Activism From Professional Athletes

Where Are the Jocks for Justice” by Kelly Candaele and Peter Dreier took a look into Adonal Foyle’s battle to change the current political system. When most athletes were spending money to rebuild playgrounds or schools, or visiting sick children in the hospital, Foyle was running a grassroots group called Democracy Matters. Democracy Matters wanted to educate children about politics, push them to vote, and bring pressure to change the current political system. Foyle clearly wanted to make a change in society and earned a lot of praise for his battle against the political system. However, not all professional athletes have been given the same praise.

In 2003, in the midst of the conflict between the United States and Iraq, Steve Nash, an NBA all-star, wore a shirt that read, “No War. Shoot for Peace.” Nash was trying to be an activist and suggest change in the world. Nash clearly spoke out that he felt in 2013, violence should no longer be used as a means of conflict resolution. However, many sports columnists responded poorly to the attempt by Nash to state his political views to society. Even fellow athlete David Robinson, a former naval officer and NBA player, spoke out against Nash. I found it interesting that Nash was just trying to suggest a change in society, but was ridiculed. Foyle and Nash are in the minority of athletes who have expressed political views while in the public eye as a profession athlete. I believe athletes should be free to express their political views and suggest a positive change in the world.

Recently, members of the St. Louis Rams have chosen to express there views on the Ferguson Trial. The St. Louis Rams walked out to the field with there hands up in the air. This has been used as an image for hands up, don’t shoot in the midst of the Ferguson protests. The players on the Rams clearly felt that the officer Darren Wilson acted inappropriately and was racial profiling African Americans. Immediately following the protest by the Rams, the St. Louis police department spoke out in anger. The police department was angered that the Rams staff was pressing the police force to offer extra protection for players; meanwhile members of the Rams were acting out against the officers. I believe the police officers should not have spoke out agains the Rams. Although they are professional athletes and on national television, they still have the right to express there political opinions. The Rams players wanted to influence change and put an end to racial profiling. Athletes are the center of attention and should be supported for being an activist because it can lead to positive change in society.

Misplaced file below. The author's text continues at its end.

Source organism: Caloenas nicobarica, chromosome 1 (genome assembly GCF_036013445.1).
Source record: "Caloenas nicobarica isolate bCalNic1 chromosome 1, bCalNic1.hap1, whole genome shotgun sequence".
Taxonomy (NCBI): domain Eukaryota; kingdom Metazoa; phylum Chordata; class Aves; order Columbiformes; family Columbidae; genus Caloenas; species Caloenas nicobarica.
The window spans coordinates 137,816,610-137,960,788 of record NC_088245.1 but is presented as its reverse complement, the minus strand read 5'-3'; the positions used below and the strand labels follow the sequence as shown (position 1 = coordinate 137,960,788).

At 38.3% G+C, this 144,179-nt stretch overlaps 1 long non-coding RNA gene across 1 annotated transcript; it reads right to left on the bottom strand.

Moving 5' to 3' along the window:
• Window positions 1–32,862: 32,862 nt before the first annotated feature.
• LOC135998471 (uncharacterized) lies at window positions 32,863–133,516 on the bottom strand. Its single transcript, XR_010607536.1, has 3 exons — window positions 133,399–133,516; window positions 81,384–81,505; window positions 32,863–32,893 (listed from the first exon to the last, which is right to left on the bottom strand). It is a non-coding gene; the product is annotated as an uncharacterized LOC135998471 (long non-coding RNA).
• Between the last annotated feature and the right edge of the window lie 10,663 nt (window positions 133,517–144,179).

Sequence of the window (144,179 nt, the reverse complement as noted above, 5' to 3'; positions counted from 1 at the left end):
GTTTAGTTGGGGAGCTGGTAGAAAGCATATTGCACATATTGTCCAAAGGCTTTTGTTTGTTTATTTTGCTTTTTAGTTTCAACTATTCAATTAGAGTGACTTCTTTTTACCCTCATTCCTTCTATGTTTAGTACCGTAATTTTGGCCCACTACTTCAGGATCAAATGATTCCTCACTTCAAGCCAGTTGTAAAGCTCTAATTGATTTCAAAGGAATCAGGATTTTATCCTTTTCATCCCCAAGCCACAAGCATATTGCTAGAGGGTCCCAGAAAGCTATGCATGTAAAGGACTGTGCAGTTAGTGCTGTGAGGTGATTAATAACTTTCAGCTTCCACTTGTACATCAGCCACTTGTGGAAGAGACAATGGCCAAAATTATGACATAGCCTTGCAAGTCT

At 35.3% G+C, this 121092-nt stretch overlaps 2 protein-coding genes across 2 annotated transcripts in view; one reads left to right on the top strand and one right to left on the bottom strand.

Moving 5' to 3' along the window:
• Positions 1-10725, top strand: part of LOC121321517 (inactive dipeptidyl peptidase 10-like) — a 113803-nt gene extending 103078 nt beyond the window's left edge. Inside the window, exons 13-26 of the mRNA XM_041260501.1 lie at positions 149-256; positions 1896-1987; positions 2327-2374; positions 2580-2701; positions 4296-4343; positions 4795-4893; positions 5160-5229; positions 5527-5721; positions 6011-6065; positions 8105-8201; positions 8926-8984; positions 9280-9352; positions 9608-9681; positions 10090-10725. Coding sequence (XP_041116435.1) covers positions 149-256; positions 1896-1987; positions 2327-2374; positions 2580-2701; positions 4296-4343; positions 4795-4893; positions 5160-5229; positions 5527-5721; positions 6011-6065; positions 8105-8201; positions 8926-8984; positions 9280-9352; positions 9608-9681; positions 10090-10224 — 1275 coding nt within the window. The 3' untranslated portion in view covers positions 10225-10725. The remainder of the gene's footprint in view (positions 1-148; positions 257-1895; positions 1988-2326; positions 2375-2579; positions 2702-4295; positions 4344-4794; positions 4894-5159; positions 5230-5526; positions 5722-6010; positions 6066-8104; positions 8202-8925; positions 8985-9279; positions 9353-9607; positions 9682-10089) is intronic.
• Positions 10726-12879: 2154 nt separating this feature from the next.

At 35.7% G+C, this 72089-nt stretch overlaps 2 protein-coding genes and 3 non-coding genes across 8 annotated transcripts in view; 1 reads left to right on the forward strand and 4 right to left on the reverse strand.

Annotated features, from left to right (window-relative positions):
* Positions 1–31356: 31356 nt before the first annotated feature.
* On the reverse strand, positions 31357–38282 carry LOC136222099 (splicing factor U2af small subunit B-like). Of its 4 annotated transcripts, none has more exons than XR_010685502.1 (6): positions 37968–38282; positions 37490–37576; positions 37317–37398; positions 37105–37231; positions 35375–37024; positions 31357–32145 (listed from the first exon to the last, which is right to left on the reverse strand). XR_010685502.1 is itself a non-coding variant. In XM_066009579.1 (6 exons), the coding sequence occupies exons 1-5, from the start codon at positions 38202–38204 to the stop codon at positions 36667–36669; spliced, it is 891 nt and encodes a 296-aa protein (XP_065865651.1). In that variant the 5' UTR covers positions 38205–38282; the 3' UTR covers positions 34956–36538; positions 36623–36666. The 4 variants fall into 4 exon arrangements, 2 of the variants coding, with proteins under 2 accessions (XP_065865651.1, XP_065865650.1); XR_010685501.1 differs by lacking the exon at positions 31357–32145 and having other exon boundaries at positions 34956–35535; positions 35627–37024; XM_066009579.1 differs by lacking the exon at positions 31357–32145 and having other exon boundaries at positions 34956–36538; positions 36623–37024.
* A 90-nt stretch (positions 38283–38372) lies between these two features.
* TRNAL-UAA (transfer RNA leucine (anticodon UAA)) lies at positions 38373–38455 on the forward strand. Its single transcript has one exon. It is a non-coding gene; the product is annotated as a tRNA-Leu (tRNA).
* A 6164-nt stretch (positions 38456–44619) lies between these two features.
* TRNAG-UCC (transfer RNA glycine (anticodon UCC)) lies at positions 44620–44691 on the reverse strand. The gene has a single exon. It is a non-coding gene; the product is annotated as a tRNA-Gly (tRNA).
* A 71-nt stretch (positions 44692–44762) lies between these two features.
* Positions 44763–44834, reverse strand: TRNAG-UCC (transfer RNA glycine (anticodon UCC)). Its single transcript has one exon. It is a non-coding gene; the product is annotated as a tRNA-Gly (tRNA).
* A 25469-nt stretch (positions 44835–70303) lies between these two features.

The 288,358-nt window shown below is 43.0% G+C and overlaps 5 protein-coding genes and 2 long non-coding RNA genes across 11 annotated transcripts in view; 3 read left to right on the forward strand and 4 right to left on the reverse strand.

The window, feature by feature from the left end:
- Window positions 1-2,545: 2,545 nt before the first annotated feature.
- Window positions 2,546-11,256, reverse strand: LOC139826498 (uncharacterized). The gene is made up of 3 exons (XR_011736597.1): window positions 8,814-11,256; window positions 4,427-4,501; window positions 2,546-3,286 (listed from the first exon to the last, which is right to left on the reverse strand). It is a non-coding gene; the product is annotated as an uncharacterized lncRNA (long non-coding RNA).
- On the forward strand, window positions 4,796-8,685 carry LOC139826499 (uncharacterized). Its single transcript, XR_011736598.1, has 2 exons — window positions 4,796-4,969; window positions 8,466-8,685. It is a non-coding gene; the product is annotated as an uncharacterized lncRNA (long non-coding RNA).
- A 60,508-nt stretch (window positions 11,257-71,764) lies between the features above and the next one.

This recent incident with the St. Louis Rams was perfectly timed with the reading “Where Are the Jocks for Justice.” Kelly Candaele and Peter Dreier brought up many interesting events where athletes have taken part in activism, but also times where they bit there tongue and avoided speaking out. I think the main point that they wanted to address is that athletes are role models and they should be encouraged to campaign for social or political change. Athletes have chosen to avoid activism in order to avoid attracting negative attention on them. However, they should not have to worry about that. The St. Louis Police Department should not be discouraging the use of free speech. Owners and general managers should not hold political views against a player in contract negations. I hope the St. Louis Rams start a new trend in professional sports where athletes speak there views and take part in activism: speaking out for political or social change.

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